Tuesday, 18 August 2015

the perils of navel gazing

This week I have spent time with several couples all at different stages of their repartnered life.

One couple have been together more than 30 years, another around 15 years and the other are is only just heading into their third year together.

The newly repartnered ones have a complex situation - between them and their own exes there are about 9 kids, aged between 6 and 16.  They now face the challenges of trying to blend (isn't it more like a hurricane than a blend!) everyone into a new life.  There's houses to find (can you even imagine how many bedrooms and bathrooms they need!), personalities to co-ordinate  and budgets to negotiate.

I think thirty years ago, maybe even 15, there was no where near the amount of ruminating and evaluation in the decision to repartner that there is now.  Back then, if you found yourself in the unfortunate position of being post- partnered, and were lucky enough to meet someone else, you just got on with it.   I'm pretty sure that people in my parents generation didn't spend much time on asking questions of themselves like ''but am I happy?', Will this relationship fulfill my needs? Where is my identity in this? Am I compromising too much? But how will we make it work? It wasn't even a ''love will conquer all'' mindset - it was just a sense of gratitude that you were able to find another person to do life with, and a belief that because you'd got a second chance, it would work out for the best (or you'd die trying).

On the other hand, since the natural order of things is to be in a relationship, I think modern society has made it easier, and more acceptable to repartner more than once, more than twice.  And the statistics are grim for second time around.  About a 20% success rate apparantly.

There's whole websites dedicated to making us thinking about, and worrying about whether or not we're happy in our relationships and whether they are succesful or not. And then leading us to the conclusion that if we're not, it must be the relationship that is the issue.  We made the wrong choice. We sacrificed too much. We are not being honest with ourselves, or being authentic or whatever, because if we were, we'd be just so happy and the relationship would be unfolding beautifully in front of us, the wrongs of previously liasons but hazy memories, and the mistakes we made in the ''first time round'' no longer likelihoods. And it's not our fault. It's just life. It's just relationships that have no guarantees.  We did the best we could right?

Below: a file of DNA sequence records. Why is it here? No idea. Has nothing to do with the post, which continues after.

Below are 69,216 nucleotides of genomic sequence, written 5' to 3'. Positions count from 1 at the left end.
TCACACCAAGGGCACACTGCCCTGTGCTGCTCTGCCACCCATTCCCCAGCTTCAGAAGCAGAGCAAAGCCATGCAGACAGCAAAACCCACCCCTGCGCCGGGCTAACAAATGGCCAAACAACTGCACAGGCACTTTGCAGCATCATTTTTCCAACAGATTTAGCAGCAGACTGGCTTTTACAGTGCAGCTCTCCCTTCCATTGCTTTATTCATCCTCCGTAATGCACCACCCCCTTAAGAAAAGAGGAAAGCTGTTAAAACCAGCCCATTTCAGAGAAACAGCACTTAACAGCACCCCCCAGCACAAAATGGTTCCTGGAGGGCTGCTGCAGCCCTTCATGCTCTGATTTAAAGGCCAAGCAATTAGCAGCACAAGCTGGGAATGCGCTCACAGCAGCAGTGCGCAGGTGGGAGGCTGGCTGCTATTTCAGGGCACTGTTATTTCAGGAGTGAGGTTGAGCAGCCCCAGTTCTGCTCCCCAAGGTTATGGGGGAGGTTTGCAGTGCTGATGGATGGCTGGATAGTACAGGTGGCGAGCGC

Good grief, what a total load of shite that all is.  On so many levels.  Of course people make us happy or unhappy. Or course if you feel miserable in a relationship you're going to want out. And of course there's a 99.9% chance it's not the person (or the relationship) that is the cause of the unhappiness - it's all about what's going on in the inside don't you know... (Actually there's probably some truth to that but that's not my point here)

My question today is this - who is better off? The generation ago couple who 'got on with it', or the generation now couple who get out before it turns ugly?  The person who compromises or the one who 'suffers in silence'. The one who thinks 'thank God I'm not single' or the one who looks in and thinks 'thank God I am'. I don't know.  But this I do know:

Too much navel gazing. Too much reading.  And way too much time paying attention to the fairy tales that fill the internet.


Tuesday, 11 August 2015

Ain't nobody love like you do


This is, I think, the biggest load of rubbish ever to appear on the interwebs.  I still agree that 'I'm not happy' when spoken from the inside of a relationship, probably has absolutely nothing to do with the relationship, or the person you're supposedly not happy with.  (and I'm going to continue to agree with that til my dying day too because otherwise there's waaaay too many people out there that I have made unhappy :p). Its quite likely that it s a contributor though, but that's a story for another post. 

But I do believe it's rubbish because of this bit:  'Love yourself'. 

What the heck does that even mean? I can say I quite like myself, most of the time, and there are things about myself that I love some of the time, but LOVE myself. Yeah nah.  Respect myself? Yes. Love my body? Only in a 'thanks for getting me through the day/down to the shop kind of way but certainly not in a 'look in the mirror and kiss my muscles' way. Consider myself my own best friend and the person I most want to spend time with? (ie love). Errrr no. I rather prefer the company of others, an OTHER, MY other. 

And what about those days that I'm feeling particularly unloving towards myself (usually involving wine, cheese, late nights or a combination thereof)? Does that mean that because I don't love myself I can't love someone else?  That those days when I don't even like myself that I can't love anyone else? (and anyone who's suffered depression knows that this can be a long few days). That's the bit I find the most offensive. 

(Now, before there is a flurry of responses from my two regular readers, I'd like to point out that whilst I think this 'you can only love another if you love yourself' stuff is total BS, that DOESN'T mean that I think self esteem is not important, nor do I think it's ok to abuse or misuse your body. Self loathing is a whole other topic, and one I have no right nor appropriate qualification to preach about.     
But back to self love.  Love is a word that gets thrown about a bit to much I think.  I LOVE that movie. I love HER. I love FOOD.  Put in this context I just can't add I love ME to the list.  And so think we do ourselves a huge disservice by trotting out responses like this one, and others like

- everything happens for a reason
- put your own house in order before you organise someone else's
- this is for the best
- by letting go of (insert thing/person/experience here) you leave space for something better!